Eligible is a retelling of Jane Austin’s Pride & Prejudice, and the fourth book in what is being called The Austen Project, wherein different authors are modernizing the classic tales.
In the case of Eligible, the Bennet family have been transplanted to Cincinnati, Ohio. Jane is a yogi and ‘Liz’ (She will always be a Lizzy to me. I can’t see her as a Liz.) writes for a feminist magazine, both in NYC. The other three girls live with their parents. Mary is working toward her third online masters degree, and Kitty and Lydia are obsessed with CrossFit. Chip Bingley and Darcy are doctors, and Bingley is somewhat of a celebrity after having appeared on
The Bachelor Eligible. Jane and Lizzy return to Cincinnati for the summer because Mr. Bennet suffers a heart attack and Mrs. Bennet is too busy planning a fundraising luncheon that she is chairing for the first time to take care of him.
I’ve seen and heard this book mentioned a lot, and I knew it was about a Bachlor-esque show, but it wasn’t until I picked it up that I realized it was a P&P retelling. As a lover of all things P&P, I dropped what I was reading and finished this is about a day and a half. I was, at varying parts, fangirling and cringing, depending on how far removed from the original we got.
There are a lot of feelings I have about this book, so we’re just going to run through a few and I’ll say Yay or Ugh depending on the thing in question:
- Lydia being a generally awful person (Ugh, although it is mostly accurate to cannon)
- Lydia NOT running off with Wickam (Mixed feelings, but mostly Yay because I actually like her love interest in this version and I can totally see cannon Lydia doing what she did if she were in present day)
- Kitty being a real human character being with a life that doesn’t quite revolve around Lydia like it did in the original (SO MUCH YAY)
- Kitty getting a love interest (EVEN MORE YAY)
- The whole Lydia/Mary hatred (UGH)
- Mary not getting a love interest (ALL OF THE UGH)
The book is done in a much more YA/Adult way than I have previously come across in P&P retellings. There wasn’t a big scandal really in this version, although depending on your view of the world, maybe it counts as a scandal to you.
Wickam in this version is Jasper Wick. Which is all fine and good except that if not for the actual description of him being blond I would have pictured him as Rufus Sewell (whom you may recall as having played Jasper in The Holiday as well as Count Adhemar in A Knight’s Tale. Not usually a nice character, but still the only face I picture when I hear the name Jasper. And the name is always read in my head in Kate Winslet’s voice). And maybe it was only because I was picturing Sewell that I thought it was super obvious how much of a bad dude he was from the start, but to be honest I think it really was just super obvious. Liz pining after him was upsetting, and the background between him and Darcy is not nearly as serious in this version as in most others. Actually, many of the characters were not connected in nearly so many ways as they usually are, with Catherine de Bourgh barely making a blip on the radar, and Mr. Collins being a first (albeit step-first) cousin.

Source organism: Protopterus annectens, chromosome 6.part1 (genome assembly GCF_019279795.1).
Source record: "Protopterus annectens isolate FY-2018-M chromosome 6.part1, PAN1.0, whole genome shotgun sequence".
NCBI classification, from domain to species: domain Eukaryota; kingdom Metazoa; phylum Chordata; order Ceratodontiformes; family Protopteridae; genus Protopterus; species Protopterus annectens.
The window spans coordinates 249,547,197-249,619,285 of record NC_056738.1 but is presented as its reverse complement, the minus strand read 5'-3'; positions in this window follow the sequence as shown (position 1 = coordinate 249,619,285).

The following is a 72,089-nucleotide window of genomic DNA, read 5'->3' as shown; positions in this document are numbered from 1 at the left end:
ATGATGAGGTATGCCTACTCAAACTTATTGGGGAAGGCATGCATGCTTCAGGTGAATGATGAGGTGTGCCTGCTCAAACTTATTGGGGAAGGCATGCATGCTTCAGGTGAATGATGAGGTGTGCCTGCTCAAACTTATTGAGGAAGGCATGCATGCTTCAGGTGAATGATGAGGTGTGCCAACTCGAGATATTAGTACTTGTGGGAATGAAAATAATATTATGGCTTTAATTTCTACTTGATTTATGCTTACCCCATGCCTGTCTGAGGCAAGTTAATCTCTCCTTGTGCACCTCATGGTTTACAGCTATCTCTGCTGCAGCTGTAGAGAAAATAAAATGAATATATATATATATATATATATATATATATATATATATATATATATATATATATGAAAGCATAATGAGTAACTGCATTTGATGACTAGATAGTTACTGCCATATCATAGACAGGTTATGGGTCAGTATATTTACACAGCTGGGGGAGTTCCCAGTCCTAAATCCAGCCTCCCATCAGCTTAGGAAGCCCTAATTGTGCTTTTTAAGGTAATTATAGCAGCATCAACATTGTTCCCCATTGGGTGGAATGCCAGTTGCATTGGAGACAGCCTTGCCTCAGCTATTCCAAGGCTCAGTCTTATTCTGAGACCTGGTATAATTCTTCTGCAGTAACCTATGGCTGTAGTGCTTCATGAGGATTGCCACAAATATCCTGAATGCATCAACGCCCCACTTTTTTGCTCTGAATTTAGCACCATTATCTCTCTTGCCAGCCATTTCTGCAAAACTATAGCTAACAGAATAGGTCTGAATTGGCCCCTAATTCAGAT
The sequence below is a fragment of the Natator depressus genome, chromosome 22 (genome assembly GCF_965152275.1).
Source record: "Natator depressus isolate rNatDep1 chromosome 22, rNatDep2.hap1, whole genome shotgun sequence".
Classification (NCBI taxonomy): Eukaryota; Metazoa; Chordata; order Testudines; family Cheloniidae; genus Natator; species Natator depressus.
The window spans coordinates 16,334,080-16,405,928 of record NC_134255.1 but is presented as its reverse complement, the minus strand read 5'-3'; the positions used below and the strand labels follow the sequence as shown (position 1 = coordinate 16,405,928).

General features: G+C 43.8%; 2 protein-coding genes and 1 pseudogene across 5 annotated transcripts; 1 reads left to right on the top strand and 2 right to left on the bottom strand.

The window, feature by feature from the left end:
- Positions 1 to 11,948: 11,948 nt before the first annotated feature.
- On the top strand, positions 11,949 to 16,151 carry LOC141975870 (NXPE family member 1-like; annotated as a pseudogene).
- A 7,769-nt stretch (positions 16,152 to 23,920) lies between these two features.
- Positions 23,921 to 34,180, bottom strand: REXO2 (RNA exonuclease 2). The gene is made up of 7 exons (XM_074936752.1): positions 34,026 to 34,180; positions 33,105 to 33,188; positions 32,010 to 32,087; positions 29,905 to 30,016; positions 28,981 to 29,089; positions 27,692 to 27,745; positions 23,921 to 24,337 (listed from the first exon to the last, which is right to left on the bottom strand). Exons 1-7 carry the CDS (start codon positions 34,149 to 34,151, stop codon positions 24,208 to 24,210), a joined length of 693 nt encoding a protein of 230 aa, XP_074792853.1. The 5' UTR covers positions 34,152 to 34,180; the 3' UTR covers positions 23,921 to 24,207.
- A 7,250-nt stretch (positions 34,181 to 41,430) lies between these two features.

So, there’s a lot that is different, and different can often be good. However, while I absolutely hated Lydia’s closed-mindedness, the ending that Mary received put me over the edge. Pardon my rant. ***SPOILERS AHEAD*** Did we somehow run out of original ways for someone to get a love interest? Why does Mary not get one? Why does she always have to end up alone? I won’t lie, I probably wouldn’t be making this much of a deal if Lydia ended up alone because I usually dislike her and she deserves a taste of her own medicine. But Kitty and Mary are so often forgotten or shoved to the side or made old maids that it just really bugs me. The fact that Kitty was redeemed in this version made me so happy, and then the last chapter got my hopes up that we would find someone for Mary, only to ruin everything. The Bennet sisters have always had titles: Jane is the pretty one, Lizzy is the witty one, Mary is the scholar and the musician, Kitty is the follower, and Lydia is the boy crazy one. The fact that Kitty wasn’t a total follower in Eligible led me to mistakenly believe that Mary wouldn’t suffer her usual fate. Unfortunately she did, and as usual, she was alone forever. WHY IS THE SUPER SMART GIRL ALWAYS LEFT ALONE??? I get that she can be annoying because she wants to play piano and sing all the time in most versions and she’s not a good singer. I get that her anecdotes of knowledge typically go over her family’s heads. But why can’t she get a love interest? It baffles me. I have always pictured Mary falling in love with a Darwin-esque scientist and them travelling the world together performing research. That is what I was hoping for. That, to me, is so quintessentially Mary that I become angry as well as hurt whenever it doesn’t pan out for her. Sometimes I wonder if I read P&P retellings just to find out if Mary and Kitty make it out any differently this time around.
But really, Eligible is well done. There are obviously things I would change, but that’s just me being picky about P&P. I had a hard time identifying with these versions of the Bennets, but for every person like me, I’m sure there is someone out there saying ‘Finally! A Bennet family I can identify with! Yay modernity!‘ So, I would probably recommend reading Eligible to anyone who is a fan of Pride and Prejudice simply because I’m very interested to hear what their thoughts are. In addition, anyone who likes contemporary romances will probably love this book. I am not one of them, but there’s nothing to say you won’t be.
HHC Rating: 3 Stars